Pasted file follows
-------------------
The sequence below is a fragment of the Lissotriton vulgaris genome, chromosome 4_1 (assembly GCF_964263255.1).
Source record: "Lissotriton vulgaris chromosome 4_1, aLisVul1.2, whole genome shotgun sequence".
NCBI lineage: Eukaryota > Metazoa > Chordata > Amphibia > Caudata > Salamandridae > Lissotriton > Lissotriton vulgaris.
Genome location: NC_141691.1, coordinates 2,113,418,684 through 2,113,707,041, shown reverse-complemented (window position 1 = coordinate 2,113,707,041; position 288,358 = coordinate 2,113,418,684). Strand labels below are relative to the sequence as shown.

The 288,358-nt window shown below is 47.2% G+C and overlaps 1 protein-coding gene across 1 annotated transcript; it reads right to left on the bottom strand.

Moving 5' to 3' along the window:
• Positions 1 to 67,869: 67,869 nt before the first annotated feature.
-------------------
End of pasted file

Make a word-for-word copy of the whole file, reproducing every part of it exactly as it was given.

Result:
The sequence below is a fragment of the Lissotriton vulgaris genome, chromosome 4_1 (assembly GCF_964263255.1).
Source record: "Lissotriton vulgaris chromosome 4_1, aLisVul1.2, whole genome shotgun sequence".
NCBI lineage: Eukaryota > Metazoa > Chordata > Amphibia > Caudata > Salamandridae > Lissotriton > Lissotriton vulgaris.
Genome location: NC_141691.1, coordinates 2,113,418,684 through 2,113,707,041, shown reverse-complemented (window position 1 = coordinate 2,113,707,041; position 288,358 = coordinate 2,113,418,684). Strand labels below are relative to the sequence as shown.

The 288,358-nt window shown below is 47.2% G+C and overlaps 1 protein-coding gene across 1 annotated transcript; it reads right to left on the bottom strand.

Moving 5' to 3' along the window:
• Positions 1 to 67,869: 67,869 nt before the first annotated feature.